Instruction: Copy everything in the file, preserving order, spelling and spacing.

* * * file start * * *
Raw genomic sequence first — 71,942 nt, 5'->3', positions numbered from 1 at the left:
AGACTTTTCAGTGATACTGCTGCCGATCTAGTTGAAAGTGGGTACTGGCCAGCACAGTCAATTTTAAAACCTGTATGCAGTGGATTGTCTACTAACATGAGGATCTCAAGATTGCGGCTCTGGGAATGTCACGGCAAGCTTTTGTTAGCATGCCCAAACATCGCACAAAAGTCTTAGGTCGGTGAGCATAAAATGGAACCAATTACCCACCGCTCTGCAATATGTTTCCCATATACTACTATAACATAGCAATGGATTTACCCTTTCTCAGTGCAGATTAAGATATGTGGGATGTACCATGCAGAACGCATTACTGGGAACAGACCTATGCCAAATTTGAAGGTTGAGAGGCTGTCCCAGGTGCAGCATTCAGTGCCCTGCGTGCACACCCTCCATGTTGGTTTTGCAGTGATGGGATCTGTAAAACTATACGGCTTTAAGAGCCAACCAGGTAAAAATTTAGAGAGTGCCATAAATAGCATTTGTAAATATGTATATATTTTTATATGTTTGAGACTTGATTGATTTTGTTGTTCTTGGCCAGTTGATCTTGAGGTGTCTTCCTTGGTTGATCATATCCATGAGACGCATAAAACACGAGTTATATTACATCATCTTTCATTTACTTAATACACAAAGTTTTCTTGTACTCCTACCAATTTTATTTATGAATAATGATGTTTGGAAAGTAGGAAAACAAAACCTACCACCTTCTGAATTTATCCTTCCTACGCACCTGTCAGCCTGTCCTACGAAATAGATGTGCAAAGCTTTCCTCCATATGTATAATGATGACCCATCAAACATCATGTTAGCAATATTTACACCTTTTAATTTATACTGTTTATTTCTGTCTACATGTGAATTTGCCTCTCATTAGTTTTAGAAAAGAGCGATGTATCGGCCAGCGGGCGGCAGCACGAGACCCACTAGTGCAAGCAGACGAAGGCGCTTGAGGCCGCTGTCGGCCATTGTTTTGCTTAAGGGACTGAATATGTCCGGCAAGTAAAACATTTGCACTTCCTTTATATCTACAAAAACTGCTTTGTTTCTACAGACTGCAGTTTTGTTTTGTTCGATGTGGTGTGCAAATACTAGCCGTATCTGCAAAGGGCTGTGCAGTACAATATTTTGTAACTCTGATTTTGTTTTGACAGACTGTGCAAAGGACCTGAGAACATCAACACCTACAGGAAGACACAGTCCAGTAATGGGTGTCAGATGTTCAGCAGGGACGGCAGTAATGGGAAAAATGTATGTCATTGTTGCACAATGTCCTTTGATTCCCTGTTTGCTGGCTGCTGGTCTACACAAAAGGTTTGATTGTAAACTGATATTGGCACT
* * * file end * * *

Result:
Raw genomic sequence first — 71,942 nt, 5'->3', positions numbered from 1 at the left:
AGACTTTTCAGTGATACTGCTGCCGATCTAGTTGAAAGTGGGTACTGGCCAGCACAGTCAATTTTAAAACCTGTATGCAGTGGATTGTCTACTAACATGAGGATCTCAAGATTGCGGCTCTGGGAATGTCACGGCAAGCTTTTGTTAGCATGCCCAAACATCGCACAAAAGTCTTAGGTCGGTGAGCATAAAATGGAACCAATTACCCACCGCTCTGCAATATGTTTCCCATATACTACTATAACATAGCAATGGATTTACCCTTTCTCAGTGCAGATTAAGATATGTGGGATGTACCATGCAGAACGCATTACTGGGAACAGACCTATGCCAAATTTGAAGGTTGAGAGGCTGTCCCAGGTGCAGCATTCAGTGCCCTGCGTGCACACCCTCCATGTTGGTTTTGCAGTGATGGGATCTGTAAAACTATACGGCTTTAAGAGCCAACCAGGTAAAAATTTAGAGAGTGCCATAAATAGCATTTGTAAATATGTATATATTTTTATATGTTTGAGACTTGATTGATTTTGTTGTTCTTGGCCAGTTGATCTTGAGGTGTCTTCCTTGGTTGATCATATCCATGAGACGCATAAAACACGAGTTATATTACATCATCTTTCATTTACTTAATACACAAAGTTTTCTTGTACTCCTACCAATTTTATTTATGAATAATGATGTTTGGAAAGTAGGAAAACAAAACCTACCACCTTCTGAATTTATCCTTCCTACGCACCTGTCAGCCTGTCCTACGAAATAGATGTGCAAAGCTTTCCTCCATATGTATAATGATGACCCATCAAACATCATGTTAGCAATATTTACACCTTTTAATTTATACTGTTTATTTCTGTCTACATGTGAATTTGCCTCTCATTAGTTTTAGAAAAGAGCGATGTATCGGCCAGCGGGCGGCAGCACGAGACCCACTAGTGCAAGCAGACGAAGGCGCTTGAGGCCGCTGTCGGCCATTGTTTTGCTTAAGGGACTGAATATGTCCGGCAAGTAAAACATTTGCACTTCCTTTATATCTACAAAAACTGCTTTGTTTCTACAGACTGCAGTTTTGTTTTGTTCGATGTGGTGTGCAAATACTAGCCGTATCTGCAAAGGGCTGTGCAGTACAATATTTTGTAACTCTGATTTTGTTTTGACAGACTGTGCAAAGGACCTGAGAACATCAACACCTACAGGAAGACACAGTCCAGTAATGGGTGTCAGATGTTCAGCAGGGACGGCAGTAATGGGAAAAATGTATGTCATTGTTGCACAATGTCCTTTGATTCCCTGTTTGCTGGCTGCTGGTCTACACAAAAGGTTTGATTGTAAACTGATATTGGCACT